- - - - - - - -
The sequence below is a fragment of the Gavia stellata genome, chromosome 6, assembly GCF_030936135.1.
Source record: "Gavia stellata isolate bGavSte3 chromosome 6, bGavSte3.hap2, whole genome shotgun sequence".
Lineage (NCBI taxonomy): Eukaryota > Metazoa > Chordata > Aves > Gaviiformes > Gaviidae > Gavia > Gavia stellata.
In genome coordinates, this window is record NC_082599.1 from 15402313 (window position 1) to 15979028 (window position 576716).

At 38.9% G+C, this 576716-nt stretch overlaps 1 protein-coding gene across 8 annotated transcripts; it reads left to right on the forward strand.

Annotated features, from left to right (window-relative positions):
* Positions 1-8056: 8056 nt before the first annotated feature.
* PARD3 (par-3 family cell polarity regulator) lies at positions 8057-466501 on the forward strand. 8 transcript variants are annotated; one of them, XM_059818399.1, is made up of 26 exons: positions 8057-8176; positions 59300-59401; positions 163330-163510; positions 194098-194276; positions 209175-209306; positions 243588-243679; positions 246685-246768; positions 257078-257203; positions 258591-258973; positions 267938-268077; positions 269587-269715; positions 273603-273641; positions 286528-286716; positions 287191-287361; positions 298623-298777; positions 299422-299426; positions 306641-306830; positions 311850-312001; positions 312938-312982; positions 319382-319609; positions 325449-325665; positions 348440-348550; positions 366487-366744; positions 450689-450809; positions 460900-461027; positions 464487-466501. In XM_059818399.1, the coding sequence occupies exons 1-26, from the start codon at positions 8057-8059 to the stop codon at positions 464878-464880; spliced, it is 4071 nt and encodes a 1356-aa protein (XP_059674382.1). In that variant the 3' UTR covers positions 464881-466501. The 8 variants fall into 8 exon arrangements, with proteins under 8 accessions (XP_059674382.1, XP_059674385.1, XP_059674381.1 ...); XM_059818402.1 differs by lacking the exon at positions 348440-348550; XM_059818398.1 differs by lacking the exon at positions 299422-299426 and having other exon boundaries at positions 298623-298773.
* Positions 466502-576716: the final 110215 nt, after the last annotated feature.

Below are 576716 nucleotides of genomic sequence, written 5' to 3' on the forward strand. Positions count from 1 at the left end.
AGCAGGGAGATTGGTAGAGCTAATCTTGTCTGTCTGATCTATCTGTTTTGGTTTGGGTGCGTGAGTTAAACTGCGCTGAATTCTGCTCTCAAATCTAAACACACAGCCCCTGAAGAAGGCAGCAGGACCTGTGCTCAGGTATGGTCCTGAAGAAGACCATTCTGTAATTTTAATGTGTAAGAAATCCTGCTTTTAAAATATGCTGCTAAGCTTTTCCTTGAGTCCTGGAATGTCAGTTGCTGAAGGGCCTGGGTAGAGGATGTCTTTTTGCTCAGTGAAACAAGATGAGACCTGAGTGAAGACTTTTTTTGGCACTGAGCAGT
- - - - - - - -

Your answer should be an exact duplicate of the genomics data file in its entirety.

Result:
The sequence below is a fragment of the Gavia stellata genome, chromosome 6, assembly GCF_030936135.1.
Source record: "Gavia stellata isolate bGavSte3 chromosome 6, bGavSte3.hap2, whole genome shotgun sequence".
Lineage (NCBI taxonomy): Eukaryota > Metazoa > Chordata > Aves > Gaviiformes > Gaviidae > Gavia > Gavia stellata.
In genome coordinates, this window is record NC_082599.1 from 15402313 (window position 1) to 15979028 (window position 576716).

At 38.9% G+C, this 576716-nt stretch overlaps 1 protein-coding gene across 8 annotated transcripts; it reads left to right on the forward strand.

Annotated features, from left to right (window-relative positions):
* Positions 1-8056: 8056 nt before the first annotated feature.
* PARD3 (par-3 family cell polarity regulator) lies at positions 8057-466501 on the forward strand. 8 transcript variants are annotated; one of them, XM_059818399.1, is made up of 26 exons: positions 8057-8176; positions 59300-59401; positions 163330-163510; positions 194098-194276; positions 209175-209306; positions 243588-243679; positions 246685-246768; positions 257078-257203; positions 258591-258973; positions 267938-268077; positions 269587-269715; positions 273603-273641; positions 286528-286716; positions 287191-287361; positions 298623-298777; positions 299422-299426; positions 306641-306830; positions 311850-312001; positions 312938-312982; positions 319382-319609; positions 325449-325665; positions 348440-348550; positions 366487-366744; positions 450689-450809; positions 460900-461027; positions 464487-466501. In XM_059818399.1, the coding sequence occupies exons 1-26, from the start codon at positions 8057-8059 to the stop codon at positions 464878-464880; spliced, it is 4071 nt and encodes a 1356-aa protein (XP_059674382.1). In that variant the 3' UTR covers positions 464881-466501. The 8 variants fall into 8 exon arrangements, with proteins under 8 accessions (XP_059674382.1, XP_059674385.1, XP_059674381.1 ...); XM_059818402.1 differs by lacking the exon at positions 348440-348550; XM_059818398.1 differs by lacking the exon at positions 299422-299426 and having other exon boundaries at positions 298623-298773.
* Positions 466502-576716: the final 110215 nt, after the last annotated feature.

Below are 576716 nucleotides of genomic sequence, written 5' to 3' on the forward strand. Positions count from 1 at the left end.
AGCAGGGAGATTGGTAGAGCTAATCTTGTCTGTCTGATCTATCTGTTTTGGTTTGGGTGCGTGAGTTAAACTGCGCTGAATTCTGCTCTCAAATCTAAACACACAGCCCCTGAAGAAGGCAGCAGGACCTGTGCTCAGGTATGGTCCTGAAGAAGACCATTCTGTAATTTTAATGTGTAAGAAATCCTGCTTTTAAAATATGCTGCTAAGCTTTTCCTTGAGTCCTGGAATGTCAGTTGCTGAAGGGCCTGGGTAGAGGATGTCTTTTTGCTCAGTGAAACAAGATGAGACCTGAGTGAAGACTTTTTTTGGCACTGAGCAGT